Ian Rodrigues from Bishop Collins Group answers Karen’s question about capital gains tax on a holiday home. His answer is fascinating and so too is his comment about a principal place of residence.
Kevin: I want to answer a question now that came in from Karen. Thank you, Karen. I understand that Karen and her husband, while they love listening to the show, they do it on Saturday morning lying in bed with a cup of tea.
Well, as you’re listening this morning, Karen, with your cup of tea – and I hope your husband got it for you – it’s good to have you in the show, we’re going to answer your question. Ian Rodrigues, who is the Director of Bishop Collins Group, joins me.
Good day, Ian. How are you?
Ian: Very well, Kevin.
Kevin: Good, mate. Thank you very much for your time. Let me read this question from Karen:
“I’d like to find about capital gains tax in relation to a holiday home that we own. The ATO says that costs relating to the acquisition, holding, and disposal of an asset can be added to the cost base. Does this mean that we can add the interest we pay each year to the cost base?
“Unlike our other rental properties, where we claim the interest as part of the costs each year, this house has never been rented, so we weren’t claiming anything, but as it isn’t our principal place of residence, it will be subject to capital gains tax. At this stage, we have no intention of selling the place and are likely to move into it as our retirement, but I’d just like to get my head around the things that we should ensure that all the paperwork is in order.”
Quite a few interesting points inside there, Ian, aren’t there?
Ian: There is. It’s good to see Karen and her husband thinking about these things because it is important to plan for it. The short answer to Karen’s question is yes, you can.
The question about cost base on this asset is if you’re not renting it, all those costs – acquisition, holding, disposal, interest rates, repairs – all those things need to be kept a record of so that you can add them to your cost base. Obviously, it becomes a bit of a task over the years because you have to remember to substantiate those and keep records for it, but in essence, when the property does get sold, those costs are effectively a tax deduction in the sense of they’re part of that cost base before calculating the capital gain.
Kevin: Karen makes a point in there about she says this particular property, it was never rented out, so therefore it doesn’t qualify as their principal place of residence. Is that in fact the case?
Ian: You need to be really careful here and look for some opportunities because the rules about principal residences are you need to establish a place that it’s your principal residence, which means that you live there. Now living there can be a range of things, but my view of the world is that you can have 20 principal residences.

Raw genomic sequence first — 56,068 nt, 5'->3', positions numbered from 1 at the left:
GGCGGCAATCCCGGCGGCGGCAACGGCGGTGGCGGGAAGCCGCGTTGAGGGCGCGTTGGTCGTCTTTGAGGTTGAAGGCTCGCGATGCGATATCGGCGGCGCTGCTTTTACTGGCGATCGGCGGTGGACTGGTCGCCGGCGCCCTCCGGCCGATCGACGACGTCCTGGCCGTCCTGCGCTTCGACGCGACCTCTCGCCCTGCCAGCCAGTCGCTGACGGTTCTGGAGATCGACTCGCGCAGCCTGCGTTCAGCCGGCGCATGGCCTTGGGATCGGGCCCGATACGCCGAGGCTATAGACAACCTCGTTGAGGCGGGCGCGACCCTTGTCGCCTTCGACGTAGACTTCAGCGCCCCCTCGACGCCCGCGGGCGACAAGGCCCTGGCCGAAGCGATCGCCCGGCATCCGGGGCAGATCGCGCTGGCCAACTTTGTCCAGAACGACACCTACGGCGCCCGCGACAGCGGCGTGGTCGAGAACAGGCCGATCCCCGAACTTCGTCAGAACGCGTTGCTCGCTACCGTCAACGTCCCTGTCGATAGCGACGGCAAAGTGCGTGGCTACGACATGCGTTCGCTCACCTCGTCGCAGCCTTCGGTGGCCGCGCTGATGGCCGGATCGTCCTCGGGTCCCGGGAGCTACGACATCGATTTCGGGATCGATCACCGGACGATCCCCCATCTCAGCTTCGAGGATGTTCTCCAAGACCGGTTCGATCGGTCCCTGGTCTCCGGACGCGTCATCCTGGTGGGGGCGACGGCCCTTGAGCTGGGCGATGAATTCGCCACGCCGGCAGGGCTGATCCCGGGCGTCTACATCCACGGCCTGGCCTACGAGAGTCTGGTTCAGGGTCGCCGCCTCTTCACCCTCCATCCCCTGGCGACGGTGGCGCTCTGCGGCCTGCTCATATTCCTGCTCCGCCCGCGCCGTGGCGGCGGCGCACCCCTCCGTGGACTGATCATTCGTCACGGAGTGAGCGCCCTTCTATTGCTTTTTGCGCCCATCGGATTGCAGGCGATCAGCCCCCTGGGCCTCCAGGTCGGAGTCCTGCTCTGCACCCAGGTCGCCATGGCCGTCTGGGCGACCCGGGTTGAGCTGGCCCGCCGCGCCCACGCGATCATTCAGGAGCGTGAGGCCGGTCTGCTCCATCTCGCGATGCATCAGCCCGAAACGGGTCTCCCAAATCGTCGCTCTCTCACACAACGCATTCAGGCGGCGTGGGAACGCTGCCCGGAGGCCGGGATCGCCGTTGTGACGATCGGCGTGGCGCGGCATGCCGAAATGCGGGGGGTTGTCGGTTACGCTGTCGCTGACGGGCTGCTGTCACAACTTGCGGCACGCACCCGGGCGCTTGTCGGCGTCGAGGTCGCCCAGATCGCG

If you choose to have a house in every town and live in them for part of the year, that’s your call. You may well establish all of them as your principal place of residence. The only thing the Tax Act says is that you can only choose to have one for tax purposes.
Kevin: That would trigger at the point of sale?
Ian: Yes, so the point at which you need to decide which one you’re going to claim is when you sell one of them. A lot of people, and Karen may be one of the lucky ones who may have a house that they primarily live in and have a holiday home that they live in part-time that may well both qualify as principal residences, but it may be that their home is pre-capital gains tax, in which case, you wouldn’t bother claiming that as your principal residence, and you may well be able to claim the secondary dwelling that you have as your principal residence, and one’s pre-CGT and one’s principal residence, and both may be exempt from capital gains tax.
Kevin: Wow. That’s interesting, yes.
Ian: It is a point that a lot of investors and taxpayers may not realize there are other opportunities like that. Pre-CGT, which is September 1985, is becoming a little harder and harder to find, but there are a lot of people of retirement age now where their main house is exempt anyway. Therefore, having a second house as a principal residence gives you, I suppose, two bites at the cherry.
Kevin: Yes. I can just see Karen and her husband in bed now have probably spilt their cup of tea. That’s some pretty good news there, Ian.
Ian: It may well be. The facts of the circumstance are the bit I don’t really understand – the whole history of what house they own and where they live and how long they live there. They need to go and see their advisor and get some advice about would this property qualify as a PPOR and it may well be, yes, as you say, the best news they’ve had this morning.
Kevin: Well done, and Ian, thank you very much for that advice. Karen, if you want to contact Ian and his team, you can do it just by contacting them through their website, Bishop Collins Group.
Ian, thank you very much for your time.
Ian: No problem, Kevin. All the best.